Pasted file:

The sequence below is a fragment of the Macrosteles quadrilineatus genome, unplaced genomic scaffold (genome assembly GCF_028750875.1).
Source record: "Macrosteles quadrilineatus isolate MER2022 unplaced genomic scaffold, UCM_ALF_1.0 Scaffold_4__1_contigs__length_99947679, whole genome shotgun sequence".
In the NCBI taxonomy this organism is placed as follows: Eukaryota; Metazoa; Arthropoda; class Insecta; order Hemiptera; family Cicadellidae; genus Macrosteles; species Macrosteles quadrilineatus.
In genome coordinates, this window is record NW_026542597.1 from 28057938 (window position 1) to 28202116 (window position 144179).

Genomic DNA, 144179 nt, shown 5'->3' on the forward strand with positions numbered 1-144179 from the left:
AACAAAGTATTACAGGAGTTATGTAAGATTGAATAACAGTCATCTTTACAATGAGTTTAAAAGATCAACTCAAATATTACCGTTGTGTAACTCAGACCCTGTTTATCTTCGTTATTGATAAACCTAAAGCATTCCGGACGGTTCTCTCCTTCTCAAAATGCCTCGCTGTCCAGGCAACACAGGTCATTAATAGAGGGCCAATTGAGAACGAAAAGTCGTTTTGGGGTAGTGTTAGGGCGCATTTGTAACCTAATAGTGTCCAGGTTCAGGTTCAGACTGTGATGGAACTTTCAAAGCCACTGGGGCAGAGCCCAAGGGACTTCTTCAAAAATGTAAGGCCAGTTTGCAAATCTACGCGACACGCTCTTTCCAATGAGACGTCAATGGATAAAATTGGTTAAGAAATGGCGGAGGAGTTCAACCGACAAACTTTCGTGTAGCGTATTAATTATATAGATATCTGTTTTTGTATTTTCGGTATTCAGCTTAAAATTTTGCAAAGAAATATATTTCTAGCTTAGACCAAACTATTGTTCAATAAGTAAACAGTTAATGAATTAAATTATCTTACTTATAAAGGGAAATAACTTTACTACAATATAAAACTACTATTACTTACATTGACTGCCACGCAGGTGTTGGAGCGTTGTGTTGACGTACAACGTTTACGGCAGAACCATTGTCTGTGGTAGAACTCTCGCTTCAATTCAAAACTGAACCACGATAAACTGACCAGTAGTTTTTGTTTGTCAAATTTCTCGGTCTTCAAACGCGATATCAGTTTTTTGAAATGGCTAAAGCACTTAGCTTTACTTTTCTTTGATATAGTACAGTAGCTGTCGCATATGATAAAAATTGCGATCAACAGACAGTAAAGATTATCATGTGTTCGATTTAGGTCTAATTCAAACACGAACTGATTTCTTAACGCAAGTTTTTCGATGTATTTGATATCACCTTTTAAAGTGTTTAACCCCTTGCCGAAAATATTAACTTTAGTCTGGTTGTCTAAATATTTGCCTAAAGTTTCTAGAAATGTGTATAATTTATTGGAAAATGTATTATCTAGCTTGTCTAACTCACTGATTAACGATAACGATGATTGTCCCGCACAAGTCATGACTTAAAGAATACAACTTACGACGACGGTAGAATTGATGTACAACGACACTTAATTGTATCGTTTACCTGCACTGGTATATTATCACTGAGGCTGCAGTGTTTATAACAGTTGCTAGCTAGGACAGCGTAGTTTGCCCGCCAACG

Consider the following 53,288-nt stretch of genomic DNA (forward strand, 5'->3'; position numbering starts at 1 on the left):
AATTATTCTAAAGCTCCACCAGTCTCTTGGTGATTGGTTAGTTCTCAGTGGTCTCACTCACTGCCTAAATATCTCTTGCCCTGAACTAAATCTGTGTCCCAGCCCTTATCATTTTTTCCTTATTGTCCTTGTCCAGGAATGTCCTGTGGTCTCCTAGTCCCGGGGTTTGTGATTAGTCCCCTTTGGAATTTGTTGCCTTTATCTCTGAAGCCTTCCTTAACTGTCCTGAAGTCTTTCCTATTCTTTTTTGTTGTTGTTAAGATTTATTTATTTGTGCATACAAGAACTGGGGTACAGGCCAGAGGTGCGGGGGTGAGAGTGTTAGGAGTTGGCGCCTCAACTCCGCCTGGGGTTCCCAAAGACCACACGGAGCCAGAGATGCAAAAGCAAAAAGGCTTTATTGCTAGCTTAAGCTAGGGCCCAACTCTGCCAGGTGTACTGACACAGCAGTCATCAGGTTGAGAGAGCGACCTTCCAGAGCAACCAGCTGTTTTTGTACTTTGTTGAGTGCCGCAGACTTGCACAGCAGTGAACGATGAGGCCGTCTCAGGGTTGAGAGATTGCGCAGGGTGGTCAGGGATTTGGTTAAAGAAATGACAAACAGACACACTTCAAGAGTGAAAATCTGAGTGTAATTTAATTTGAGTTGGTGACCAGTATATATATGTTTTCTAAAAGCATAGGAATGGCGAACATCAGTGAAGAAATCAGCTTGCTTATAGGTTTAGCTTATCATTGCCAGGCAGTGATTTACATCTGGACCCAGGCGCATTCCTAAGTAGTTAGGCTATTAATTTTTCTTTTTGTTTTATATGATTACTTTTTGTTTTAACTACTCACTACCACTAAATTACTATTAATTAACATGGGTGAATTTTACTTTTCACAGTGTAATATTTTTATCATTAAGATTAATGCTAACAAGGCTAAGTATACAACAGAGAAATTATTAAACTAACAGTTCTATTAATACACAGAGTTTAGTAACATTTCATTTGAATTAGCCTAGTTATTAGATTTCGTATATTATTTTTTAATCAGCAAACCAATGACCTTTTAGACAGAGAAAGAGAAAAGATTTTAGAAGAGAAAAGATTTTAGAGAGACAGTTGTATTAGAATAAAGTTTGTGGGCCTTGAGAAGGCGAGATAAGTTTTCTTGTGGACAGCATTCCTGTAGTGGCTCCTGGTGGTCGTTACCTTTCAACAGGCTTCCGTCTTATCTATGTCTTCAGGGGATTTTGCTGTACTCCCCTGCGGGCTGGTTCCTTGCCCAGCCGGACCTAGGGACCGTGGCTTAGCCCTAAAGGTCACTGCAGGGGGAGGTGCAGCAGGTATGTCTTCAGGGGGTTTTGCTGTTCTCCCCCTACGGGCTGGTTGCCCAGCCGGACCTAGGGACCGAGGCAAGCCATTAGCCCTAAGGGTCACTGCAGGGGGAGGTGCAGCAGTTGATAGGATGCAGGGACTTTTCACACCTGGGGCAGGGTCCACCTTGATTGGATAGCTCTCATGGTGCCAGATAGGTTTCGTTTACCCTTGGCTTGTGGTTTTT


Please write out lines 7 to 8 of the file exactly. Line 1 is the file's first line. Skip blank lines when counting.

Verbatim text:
Consider the following 53,288-nt stretch of genomic DNA (forward strand, 5'->3'; position numbering starts at 1 on the left):
AATTATTCTAAAGCTCCACCAGTCTCTTGGTGATTGGTTAGTTCTCAGTGGTCTCACTCACTGCCTAAATATCTCTTGCCCTGAACTAAATCTGTGTCCCAGCCCTTATCATTTTTTCCTTATTGTCCTTGTCCAGGAATGTCCTGTGGTCTCCTAGTCCCGGGGTTTGTGATTAGTCCCCTTTGGAATTTGTTGCCTTTATCTCTGAAGCCTTCCTTAACTGTCCTGAAGTCTTTCCTATTCTTTTTTGTTGTTGTTAAGATTTATTTATTTGTGCATACAAGAACTGGGGTACAGGCCAGAGGTGCGGGGGTGAGAGTGTTAGGAGTTGGCGCCTCAACTCCGCCTGGGGTTCCCAAAGACCACACGGAGCCAGAGATGCAAAAGCAAAAAGGCTTTATTGCTAGCTTAAGCTAGGGCCCAACTCTGCCAGGTGTACTGACACAGCAGTCATCAGGTTGAGAGAGCGACCTTCCAGAGCAACCAGCTGTTTTTGTACTTTGTTGAGTGCCGCAGACTTGCACAGCAGTGAACGATGAGGCCGTCTCAGGGTTGAGAGATTGCGCAGGGTGGTCAGGGATTTGGTTAAAGAAATGACAAACAGACACACTTCAAGAGTGAAAATCTGAGTGTAATTTAATTTGAGTTGGTGACCAGTATATATATGTTTTCTAAAAGCATAGGAATGGCGAACATCAGTGAAGAAATCAGCTTGCTTATAGGTTTAGCTTATCATTGCCAGGCAGTGATTTACATCTGGACCCAGGCGCATTCCTAAGTAGTTAGGCTATTAATTTTTCTTTTTGTTTTATATGATTACTTTTTGTTTTAACTACTCACTACCACTAAATTACTATTAATTAACATGGGTGAATTTTACTTTTCACAGTGTAATATTTTTATCATTAAGATTAATGCTAACAAGGCTAAGTATACAACAGAGAAATTATTAAACTAACAGTTCTATTAATACACAGAGTTTAGTAACATTTCATTTGAATTAGCCTAGTTATTAGATTTCGTATATTATTTTTTAATCAGCAAACCAATGACCTTTTAGACAGAGAAAGAGAAAAGATTTTAGAAGAGAAAAGATTTTAGAGAGACAGTTGTATTAGAATAAAGTTTGTGGGCCTTGAGAAGGCGAGATAAGTTTTCTTGTGGACAGCATTCCTGTAGTGGCTCCTGGTGGTCGTTACCTTTCAACAGGCTTCCGTCTTATCTATGTCTTCAGGGGATTTTGCTGTACTCCCCTGCGGGCTGGTTCCTTGCCCAGCCGGACCTAGGGACCGTGGCTTAGCCCTAAAGGTCACTGCAGGGGGAGGTGCAGCAGGTATGTCTTCAGGGGGTTTTGCTGTTCTCCCCCTACGGGCTGGTTGCCCAGCCGGACCTAGGGACCGAGGCAAGCCATTAGCCCTAAGGGTCACTGCAGGGGGAGGTGCAGCAGTTGATAGGATGCAGGGACTTTTCACACCTGGGGCAGGGTCCACCTTGATTGGATAGCTCTCATGGTGCCAGATAGGTTTCGTTTACCCTTGGCTTGTGGTTTTT